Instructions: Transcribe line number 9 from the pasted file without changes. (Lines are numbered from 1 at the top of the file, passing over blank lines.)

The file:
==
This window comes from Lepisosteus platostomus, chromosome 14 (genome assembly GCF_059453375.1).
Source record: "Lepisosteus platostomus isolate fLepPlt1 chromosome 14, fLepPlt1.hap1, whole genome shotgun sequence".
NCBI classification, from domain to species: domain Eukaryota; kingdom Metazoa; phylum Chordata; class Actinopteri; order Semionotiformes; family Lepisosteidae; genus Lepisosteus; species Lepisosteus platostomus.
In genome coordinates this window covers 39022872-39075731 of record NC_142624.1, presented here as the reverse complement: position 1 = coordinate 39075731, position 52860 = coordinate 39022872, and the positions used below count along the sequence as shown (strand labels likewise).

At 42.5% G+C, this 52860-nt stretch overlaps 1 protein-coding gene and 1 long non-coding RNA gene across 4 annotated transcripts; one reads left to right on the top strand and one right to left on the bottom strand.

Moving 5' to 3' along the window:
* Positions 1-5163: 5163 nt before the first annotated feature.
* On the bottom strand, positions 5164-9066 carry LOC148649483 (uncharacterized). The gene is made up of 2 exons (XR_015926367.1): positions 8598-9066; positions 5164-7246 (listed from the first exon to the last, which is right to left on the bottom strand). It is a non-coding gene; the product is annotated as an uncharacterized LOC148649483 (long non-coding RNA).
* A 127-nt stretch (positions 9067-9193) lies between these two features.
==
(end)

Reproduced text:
* A 127-nt stretch (positions 9067-9193) lies between these two features.